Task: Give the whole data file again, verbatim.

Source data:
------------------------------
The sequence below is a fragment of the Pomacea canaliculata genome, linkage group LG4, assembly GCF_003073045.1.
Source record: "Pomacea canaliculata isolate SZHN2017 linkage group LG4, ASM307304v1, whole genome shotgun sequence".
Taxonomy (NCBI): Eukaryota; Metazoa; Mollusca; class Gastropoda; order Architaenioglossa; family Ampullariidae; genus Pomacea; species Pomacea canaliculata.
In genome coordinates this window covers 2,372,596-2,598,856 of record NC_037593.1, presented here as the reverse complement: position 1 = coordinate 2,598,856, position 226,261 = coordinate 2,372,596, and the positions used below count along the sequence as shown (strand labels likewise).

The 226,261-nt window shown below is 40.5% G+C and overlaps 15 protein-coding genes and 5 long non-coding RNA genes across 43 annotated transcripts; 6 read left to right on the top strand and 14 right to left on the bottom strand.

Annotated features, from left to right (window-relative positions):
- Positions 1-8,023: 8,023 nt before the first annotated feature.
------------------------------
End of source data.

The sequence below is a fragment of the Pomacea canaliculata genome, linkage group LG4, assembly GCF_003073045.1.
Source record: "Pomacea canaliculata isolate SZHN2017 linkage group LG4, ASM307304v1, whole genome shotgun sequence".
Taxonomy (NCBI): Eukaryota; Metazoa; Mollusca; class Gastropoda; order Architaenioglossa; family Ampullariidae; genus Pomacea; species Pomacea canaliculata.
In genome coordinates this window covers 2,372,596-2,598,856 of record NC_037593.1, presented here as the reverse complement: position 1 = coordinate 2,598,856, position 226,261 = coordinate 2,372,596, and the positions used below count along the sequence as shown (strand labels likewise).

The 226,261-nt window shown below is 40.5% G+C and overlaps 15 protein-coding genes and 5 long non-coding RNA genes across 43 annotated transcripts; 6 read left to right on the top strand and 14 right to left on the bottom strand.

Annotated features, from left to right (window-relative positions):
- Positions 1-8,023: 8,023 nt before the first annotated feature.